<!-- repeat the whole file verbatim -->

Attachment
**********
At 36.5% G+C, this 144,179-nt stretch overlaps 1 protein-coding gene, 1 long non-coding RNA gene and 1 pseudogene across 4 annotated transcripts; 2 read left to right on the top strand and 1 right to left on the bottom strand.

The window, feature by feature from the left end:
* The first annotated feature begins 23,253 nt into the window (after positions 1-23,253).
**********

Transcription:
At 36.5% G+C, this 144,179-nt stretch overlaps 1 protein-coding gene, 1 long non-coding RNA gene and 1 pseudogene across 4 annotated transcripts; 2 read left to right on the top strand and 1 right to left on the bottom strand.

The window, feature by feature from the left end:
* The first annotated feature begins 23,253 nt into the window (after positions 1-23,253).